RELEASED: April 16, 2013 (PC, PS3, Wii U, Xbox 360)
AVAILABLE ON: PC, PS3, PS4, PS Vita, Xbox 360, Wii U
DEVELOPER(S): NetherRealm Studios, High Voltage Software (PC, PS4), Armature Studio (PS Vita)
PUBLISHER(S): Warner Bros. Interactive Entertainment
In 2008, Mortal Kombat vs. DC Universe was released to universal curiosity, yet not much actual acclaim. Three years later, the Mortal Kombat franchise was rebooted with the ninth game in the main series, which in turn was praised for its fresh, yet familiar take on the classic. Concepts from both games were carried over to a new project, which would once again feature characters from DC Comics; this time it would also be solely focused on them. With director Ed Boon and lead designer John Edwards in the helm, and DC Comics writers Justin Gray and Jimmy Palmiotti as creative consultants, NetherRealm Studios unleashed Injustice: Gods Among Us in the spring of 2013, bringing us one of the best, not to mention one of the most twisted DC Comics storylines ever, fitted into an epic one-on-one fighting game which plays out almost exactly like the latest Mortal Kombat game. So basically, it's Mortal Kombat - a Mortal Kombat in which you can use Batman to kick Superman's ass. I most definitely want in on this, despite not being much of a DC fan beyond Batman - and since I now have the PlayStation 4, I might as well use this game to get to know my new vehicle of destruction inside out. It was not a good choice for that task. But it's a good game.
A fistful of kryptonite
George Newbern : Clark Kent / Superman
Kevin Conroy : Bruce Wayne / Batman
Susan Eisenberg : Princess Diana of Themyscira / Wonder Woman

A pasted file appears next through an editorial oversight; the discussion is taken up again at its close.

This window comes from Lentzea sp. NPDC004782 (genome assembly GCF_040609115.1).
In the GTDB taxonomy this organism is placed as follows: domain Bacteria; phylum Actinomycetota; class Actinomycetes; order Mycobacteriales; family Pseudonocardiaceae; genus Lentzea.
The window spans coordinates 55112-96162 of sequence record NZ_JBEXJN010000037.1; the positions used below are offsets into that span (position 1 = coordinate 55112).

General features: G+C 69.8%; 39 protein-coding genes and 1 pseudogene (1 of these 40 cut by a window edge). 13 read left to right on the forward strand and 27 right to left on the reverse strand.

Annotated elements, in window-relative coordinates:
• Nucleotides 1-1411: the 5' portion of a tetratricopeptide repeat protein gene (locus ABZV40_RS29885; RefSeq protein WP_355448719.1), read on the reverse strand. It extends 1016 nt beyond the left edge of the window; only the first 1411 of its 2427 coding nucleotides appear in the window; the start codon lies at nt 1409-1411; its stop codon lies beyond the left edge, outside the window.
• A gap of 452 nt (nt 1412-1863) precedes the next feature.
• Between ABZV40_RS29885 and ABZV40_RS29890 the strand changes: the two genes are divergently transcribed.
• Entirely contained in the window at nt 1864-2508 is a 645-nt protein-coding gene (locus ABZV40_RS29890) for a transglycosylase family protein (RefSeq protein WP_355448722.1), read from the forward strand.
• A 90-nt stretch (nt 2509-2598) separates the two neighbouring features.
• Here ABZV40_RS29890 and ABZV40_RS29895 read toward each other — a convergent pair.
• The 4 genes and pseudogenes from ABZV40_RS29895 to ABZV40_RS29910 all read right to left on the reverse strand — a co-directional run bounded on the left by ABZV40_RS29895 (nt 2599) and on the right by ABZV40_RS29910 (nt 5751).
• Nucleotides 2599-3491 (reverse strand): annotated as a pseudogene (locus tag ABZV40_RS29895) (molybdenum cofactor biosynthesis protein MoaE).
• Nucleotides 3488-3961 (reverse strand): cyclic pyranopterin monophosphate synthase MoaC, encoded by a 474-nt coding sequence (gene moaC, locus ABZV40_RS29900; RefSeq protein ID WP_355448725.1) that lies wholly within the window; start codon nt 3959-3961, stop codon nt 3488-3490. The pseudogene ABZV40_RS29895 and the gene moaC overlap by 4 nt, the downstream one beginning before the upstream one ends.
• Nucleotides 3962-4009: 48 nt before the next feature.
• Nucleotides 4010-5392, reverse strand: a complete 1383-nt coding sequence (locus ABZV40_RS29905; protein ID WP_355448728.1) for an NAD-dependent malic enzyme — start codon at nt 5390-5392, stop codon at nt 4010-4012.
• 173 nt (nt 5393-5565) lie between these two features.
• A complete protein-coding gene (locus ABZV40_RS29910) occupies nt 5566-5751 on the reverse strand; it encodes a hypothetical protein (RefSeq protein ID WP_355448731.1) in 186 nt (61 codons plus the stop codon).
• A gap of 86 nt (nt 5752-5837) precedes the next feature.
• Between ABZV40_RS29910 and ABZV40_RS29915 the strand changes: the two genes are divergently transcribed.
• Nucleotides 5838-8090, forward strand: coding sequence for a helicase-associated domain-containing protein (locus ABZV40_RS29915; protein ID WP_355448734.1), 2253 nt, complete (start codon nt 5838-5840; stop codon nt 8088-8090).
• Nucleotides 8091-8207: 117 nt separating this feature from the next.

Phil LaMarr : Arthur Curry / Aquaman
Adam Baldwin : Hal Jordan / Green Lantern
Neal MacDonough : Barry Allen / The Flash
Alan Tudyk : Oliver Queen / Green Arrow
Richard Epcar : The Joker
Mark Rolston : Lex Luthor
Fred Tatasciore : Bane / Solomon Grundy
The Joker pulls off the most epic "joke" ever by tricking Superman into killing Lois Lane and his unborn son, and utterly destroying Metropolis with a nuclear explosion. Superman brutally kills the Joker right in front of Batman, whose attempts to interfere with Superman's revenge causes a rift between the two superheroes. Superman finally loses his sense of morality altogether and establishes a new world order, proclaiming himself High Councilor of the One Earth, and goes to war with Batman's rebels, who dub themselves the Insurgency. Five years later, the Insurgency discovers a parallel universe - our universe - where Justice League is still active. The group transports Wonder Woman, Aquaman, Green Arrow and Green Lantern to their world to help them fight Superman's regime, and at the same time, they unknowingly put an end to Joker's plans in our world by accidentally teleporting Batman and the Joker as well, just in the nick of time.
|Green Lantern's quite cool after all... from time|
|Deathstroke is BACK! ...Oh, right, this game's|
older than Arkham Origins. It's hard to remember
The voice cast - most prominent in the story mode, of course - features lots of epic reprisals of classic roles, but unfortunately that's not exactly a seal of quality. Even Kevin Conroy's a bit off as Batman, but the one casting choice that really disturbs me is Richard Epcar as the Joker. First, he sucks - he doesn't even really laugh once during the course of the story, there's this one distant laughing scene which is ripped off something else and it actually sounds like Mark Hamill's trademark. He fails to catch on to the, how should I say it, "sash" (?) which you need as the Joker in general. Second, Troy Baker's in the game as Nightwing AND Sinestro, why they couldn't let him do the Joker as well and not make us wait for him to blow us away with his performance in Batman: Arkham Origins is beyond me. So, basically, I bought this game for Batman and the Joker, and neither one of them really makes the impression I expected. I am still very much capable of enjoying this game. Double irony.
|Forebodings of the next Superman flick. I think|
Injustice will turn out the better feature of the